San Francisco, CA

Portals of the Past: A San Francisco Experience

Jocelyn Joy Thomas

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Portals of the Past Golden Gate ParkJocelyn Joy Thomas

Nestled in a quiet spot in San Francisco’s Golden Gate Park is an unexpected sight, on the far side of a small lake, stands a Greek portico, a curious, lonely structure, once the entryway of a mansion, taken down by the 1906 earthquake.

Today visitors can walk along the lake and find themselves in front of this piece of San Francisco history. A symbol of what the city was before the great quake and fire. A surviving structure representing the opulence and staggering wealth of the Nob Hill elite.

The plaque explains that this was once the “portal of residence” of the vice president and general manager of the Southern Pacific Railroad Company, Alban Towne, a man who like many in his time made his fortune out west. Alfred had the portico and the house around it built in 1891, it was located on California street. He would die years before the 1906 earthquake but his portico would live on for decades. In 1909, the portals as they are known to locals were moved to their new home next at Lloyd Lake in Golden Gate Park

I remember the first time I saw The Portals; my dad and I were on one of our weekend adventures in the park and came across them. There is a small waterfall to the right as you stand in front of Lloyd Lake, and across the water, staring almost eerily back at you are the portals. My dad and I always pretended they were a time portal, that if you thought hard enough about how things were in 1906 maybe, just maybe you could walk out through the other side of the portals and into that long-ago era.

Imagine San Francisco in 1906, before the quake hit, the city was alive, bustling, full of growth and never expecting the disaster that would soon occur. In your mind, go beyond the grainy black and white images, to how it really was. Horse-drawn carriages fill the streets, woman wear long colorful dresses, their hair in an upsweep with a smart hat. Men wear rounded derby hats smoke cigars and sport large mustaches. The city east of Van Ness is built up considerably, much of it out of brick and wood. These are times when people predominantly use gas for lights and heat.

To make matters worse, much of the city is built on landfill. Back in 1849, the gold rush created a boom remaking the small town of Yerba Buena into San Francisco. In an effort to keep up with the demand of a growing population, city builders filled in the native marshy lagoons and reclaimed parts of the bay to make room for the growth.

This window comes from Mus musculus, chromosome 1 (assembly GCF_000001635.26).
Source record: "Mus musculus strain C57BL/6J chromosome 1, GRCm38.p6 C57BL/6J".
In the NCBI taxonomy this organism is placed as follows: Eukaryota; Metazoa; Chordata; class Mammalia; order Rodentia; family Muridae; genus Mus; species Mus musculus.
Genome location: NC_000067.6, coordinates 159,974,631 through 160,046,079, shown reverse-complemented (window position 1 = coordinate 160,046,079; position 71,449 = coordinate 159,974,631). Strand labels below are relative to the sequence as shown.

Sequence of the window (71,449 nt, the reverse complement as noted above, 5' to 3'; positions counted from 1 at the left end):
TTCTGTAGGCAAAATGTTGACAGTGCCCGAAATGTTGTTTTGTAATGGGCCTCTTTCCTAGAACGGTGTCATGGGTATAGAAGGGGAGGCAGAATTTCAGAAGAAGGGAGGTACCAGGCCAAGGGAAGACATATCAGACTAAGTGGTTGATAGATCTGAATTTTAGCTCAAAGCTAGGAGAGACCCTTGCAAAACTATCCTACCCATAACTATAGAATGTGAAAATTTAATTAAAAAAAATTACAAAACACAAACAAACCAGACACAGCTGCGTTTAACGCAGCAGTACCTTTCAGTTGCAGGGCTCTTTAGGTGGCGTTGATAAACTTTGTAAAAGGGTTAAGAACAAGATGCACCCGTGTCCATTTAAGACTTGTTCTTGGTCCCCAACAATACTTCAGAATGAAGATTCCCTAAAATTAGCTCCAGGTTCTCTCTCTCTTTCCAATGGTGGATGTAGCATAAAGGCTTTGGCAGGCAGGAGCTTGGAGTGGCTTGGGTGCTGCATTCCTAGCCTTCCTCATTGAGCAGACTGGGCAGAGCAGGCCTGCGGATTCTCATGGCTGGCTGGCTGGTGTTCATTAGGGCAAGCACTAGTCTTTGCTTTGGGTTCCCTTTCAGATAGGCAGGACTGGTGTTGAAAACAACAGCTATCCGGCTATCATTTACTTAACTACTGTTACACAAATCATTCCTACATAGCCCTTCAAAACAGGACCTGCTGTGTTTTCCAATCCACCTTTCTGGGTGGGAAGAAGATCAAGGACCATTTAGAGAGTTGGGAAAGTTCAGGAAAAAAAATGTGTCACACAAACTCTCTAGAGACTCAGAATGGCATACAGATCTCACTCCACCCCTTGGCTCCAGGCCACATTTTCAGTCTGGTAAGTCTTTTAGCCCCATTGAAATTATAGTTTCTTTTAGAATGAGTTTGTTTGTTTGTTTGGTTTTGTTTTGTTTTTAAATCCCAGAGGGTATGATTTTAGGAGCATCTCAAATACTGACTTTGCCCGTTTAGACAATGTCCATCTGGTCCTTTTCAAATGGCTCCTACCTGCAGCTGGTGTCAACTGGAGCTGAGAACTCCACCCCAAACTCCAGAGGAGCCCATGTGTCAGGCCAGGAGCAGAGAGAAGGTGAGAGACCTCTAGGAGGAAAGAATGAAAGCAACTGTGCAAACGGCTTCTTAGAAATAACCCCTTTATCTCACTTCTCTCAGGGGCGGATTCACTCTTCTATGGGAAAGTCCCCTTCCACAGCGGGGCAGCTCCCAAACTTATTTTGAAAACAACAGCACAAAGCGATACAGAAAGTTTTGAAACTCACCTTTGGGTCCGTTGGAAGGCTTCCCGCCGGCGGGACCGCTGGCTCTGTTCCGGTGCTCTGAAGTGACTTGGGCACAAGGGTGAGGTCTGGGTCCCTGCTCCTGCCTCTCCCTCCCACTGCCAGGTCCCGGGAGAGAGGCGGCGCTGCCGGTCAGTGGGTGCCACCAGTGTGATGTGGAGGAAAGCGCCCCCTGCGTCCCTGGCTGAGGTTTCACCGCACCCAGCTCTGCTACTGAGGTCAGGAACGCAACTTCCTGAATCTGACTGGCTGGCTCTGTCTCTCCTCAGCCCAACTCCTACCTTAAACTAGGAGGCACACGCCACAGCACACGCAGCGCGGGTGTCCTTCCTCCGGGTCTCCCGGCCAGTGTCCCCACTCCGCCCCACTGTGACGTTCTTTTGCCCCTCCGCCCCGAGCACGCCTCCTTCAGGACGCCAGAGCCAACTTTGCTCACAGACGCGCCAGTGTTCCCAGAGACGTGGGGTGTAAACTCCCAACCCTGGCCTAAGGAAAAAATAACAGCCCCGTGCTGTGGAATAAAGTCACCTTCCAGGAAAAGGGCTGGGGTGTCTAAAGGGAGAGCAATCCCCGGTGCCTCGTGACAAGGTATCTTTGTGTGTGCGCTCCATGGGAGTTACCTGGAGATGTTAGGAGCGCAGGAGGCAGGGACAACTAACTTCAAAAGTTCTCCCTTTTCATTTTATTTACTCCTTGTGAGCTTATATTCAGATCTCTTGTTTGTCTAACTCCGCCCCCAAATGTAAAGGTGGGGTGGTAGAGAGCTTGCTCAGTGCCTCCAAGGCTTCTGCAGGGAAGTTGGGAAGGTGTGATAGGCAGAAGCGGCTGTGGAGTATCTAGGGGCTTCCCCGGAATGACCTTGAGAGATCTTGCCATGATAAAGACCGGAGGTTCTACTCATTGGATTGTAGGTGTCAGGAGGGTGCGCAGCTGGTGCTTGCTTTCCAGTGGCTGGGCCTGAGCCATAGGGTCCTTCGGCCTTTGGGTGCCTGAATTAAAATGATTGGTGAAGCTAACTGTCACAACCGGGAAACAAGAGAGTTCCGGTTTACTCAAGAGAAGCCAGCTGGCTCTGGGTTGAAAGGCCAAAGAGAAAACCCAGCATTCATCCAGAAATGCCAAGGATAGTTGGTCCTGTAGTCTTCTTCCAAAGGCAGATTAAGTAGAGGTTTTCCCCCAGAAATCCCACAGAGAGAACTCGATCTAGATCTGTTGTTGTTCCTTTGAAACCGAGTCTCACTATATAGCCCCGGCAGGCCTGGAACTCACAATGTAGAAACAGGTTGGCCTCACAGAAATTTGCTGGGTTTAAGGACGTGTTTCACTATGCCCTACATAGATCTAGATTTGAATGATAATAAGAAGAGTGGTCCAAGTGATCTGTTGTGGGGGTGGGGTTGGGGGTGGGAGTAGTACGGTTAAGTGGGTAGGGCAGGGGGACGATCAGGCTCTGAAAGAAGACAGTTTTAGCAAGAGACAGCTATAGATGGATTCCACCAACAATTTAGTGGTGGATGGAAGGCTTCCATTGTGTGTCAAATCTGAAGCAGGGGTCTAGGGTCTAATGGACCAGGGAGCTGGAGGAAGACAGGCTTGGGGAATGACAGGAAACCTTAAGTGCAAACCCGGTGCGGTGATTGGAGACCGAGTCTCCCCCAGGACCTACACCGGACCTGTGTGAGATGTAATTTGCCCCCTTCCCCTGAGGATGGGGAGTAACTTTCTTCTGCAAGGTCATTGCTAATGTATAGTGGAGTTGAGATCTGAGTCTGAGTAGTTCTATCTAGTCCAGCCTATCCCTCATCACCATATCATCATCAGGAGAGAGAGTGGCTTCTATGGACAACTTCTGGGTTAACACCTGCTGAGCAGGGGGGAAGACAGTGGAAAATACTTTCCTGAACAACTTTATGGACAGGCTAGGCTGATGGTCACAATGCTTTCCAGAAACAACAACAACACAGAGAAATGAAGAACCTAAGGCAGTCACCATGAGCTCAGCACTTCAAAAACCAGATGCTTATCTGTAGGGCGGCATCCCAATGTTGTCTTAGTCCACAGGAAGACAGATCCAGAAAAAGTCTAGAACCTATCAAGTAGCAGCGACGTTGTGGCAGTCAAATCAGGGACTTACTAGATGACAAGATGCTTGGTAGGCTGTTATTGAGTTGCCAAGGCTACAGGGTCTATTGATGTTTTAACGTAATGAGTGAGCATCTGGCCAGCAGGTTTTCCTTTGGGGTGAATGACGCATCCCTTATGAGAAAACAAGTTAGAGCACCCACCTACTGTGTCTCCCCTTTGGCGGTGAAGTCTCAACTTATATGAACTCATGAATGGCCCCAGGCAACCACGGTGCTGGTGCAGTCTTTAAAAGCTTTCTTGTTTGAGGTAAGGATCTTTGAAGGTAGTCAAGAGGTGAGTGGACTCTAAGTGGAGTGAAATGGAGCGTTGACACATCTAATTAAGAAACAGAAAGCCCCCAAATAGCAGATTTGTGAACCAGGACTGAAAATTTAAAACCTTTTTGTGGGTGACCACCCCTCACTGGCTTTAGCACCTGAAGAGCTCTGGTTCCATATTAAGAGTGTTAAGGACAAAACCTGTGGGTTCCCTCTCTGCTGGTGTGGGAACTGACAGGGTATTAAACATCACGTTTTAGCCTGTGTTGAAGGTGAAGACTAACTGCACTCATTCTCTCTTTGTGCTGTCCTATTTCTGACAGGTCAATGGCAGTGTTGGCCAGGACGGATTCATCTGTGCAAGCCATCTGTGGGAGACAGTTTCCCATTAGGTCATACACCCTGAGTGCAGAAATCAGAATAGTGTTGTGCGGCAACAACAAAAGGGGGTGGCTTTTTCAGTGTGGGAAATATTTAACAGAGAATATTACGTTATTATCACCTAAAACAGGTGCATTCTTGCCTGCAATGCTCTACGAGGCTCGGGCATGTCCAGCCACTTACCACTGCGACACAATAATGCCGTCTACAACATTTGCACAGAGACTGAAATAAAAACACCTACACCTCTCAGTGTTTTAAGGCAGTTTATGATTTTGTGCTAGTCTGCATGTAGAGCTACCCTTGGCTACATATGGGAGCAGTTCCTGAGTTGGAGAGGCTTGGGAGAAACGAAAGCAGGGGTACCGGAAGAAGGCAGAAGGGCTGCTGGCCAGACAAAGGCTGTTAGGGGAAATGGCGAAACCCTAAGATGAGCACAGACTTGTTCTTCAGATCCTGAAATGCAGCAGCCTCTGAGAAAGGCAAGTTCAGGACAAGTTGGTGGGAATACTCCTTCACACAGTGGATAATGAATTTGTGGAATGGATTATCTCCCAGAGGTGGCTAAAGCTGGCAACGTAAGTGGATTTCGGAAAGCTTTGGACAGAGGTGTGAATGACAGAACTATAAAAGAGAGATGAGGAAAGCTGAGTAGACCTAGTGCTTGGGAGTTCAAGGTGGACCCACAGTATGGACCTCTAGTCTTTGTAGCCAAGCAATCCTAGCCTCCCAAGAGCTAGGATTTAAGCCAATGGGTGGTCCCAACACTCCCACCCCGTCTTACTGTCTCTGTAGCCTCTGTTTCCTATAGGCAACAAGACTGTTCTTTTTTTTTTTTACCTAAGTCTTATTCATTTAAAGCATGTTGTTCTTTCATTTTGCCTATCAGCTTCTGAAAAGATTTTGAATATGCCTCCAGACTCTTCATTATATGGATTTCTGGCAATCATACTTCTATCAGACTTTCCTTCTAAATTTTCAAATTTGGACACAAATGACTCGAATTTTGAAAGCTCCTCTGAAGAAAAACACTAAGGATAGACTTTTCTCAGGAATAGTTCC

The morning of April 18, 1906, a magnitude 7.9 earthquake hit California, it was 5:12 AM, most of the city was jolted from sleep into a nightmare. Buildings fell, gas and water lines ruptured, fires erupted, and there was a lack of water to put them out. No area was immune, even the mansions of Nob Hill.

For many years, the wealthiest of San Francisco had built palatial mansions on Nob Hill, seemingly to compete with one another on who could be grander. Most came down in the quake and the resulting fire. There were some survivors, and our Greek portico was one of them. Standing amidst the rubble, the house around it gone, the entryway porch leading to nothing but a memory.

The Portals stand now, in a different location but one so peaceful and quiet that you can almost hear the sound of horse hooves and carriages bouncing along on cobblestone streets. As you stand in the entryway, the smell of eucalyptus and pine filling your senses, the memory of the past mingles with the present. It is easy to imagine you really could walk out through the other side and see the city as it once was.

The Portals of the Past are a symbol of many things, but probably the most important is how even though San Francisco goes through many changes, there are still pockets of the past to visit and imagine. Touching upon the layers of history that make this city what it is.

If you have a chance to visit the Portals of the Past you can find them off of John Kennedy Drive at Lloyd Lake in Golden Gate Park. They will not disappoint.

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San Francisco places to see, eat, and local history. I love to travel, explore and learn. My hometown is San Francisco, and this is where most of my focus is for now until we are able to travel the world again!

San Francisco, CA
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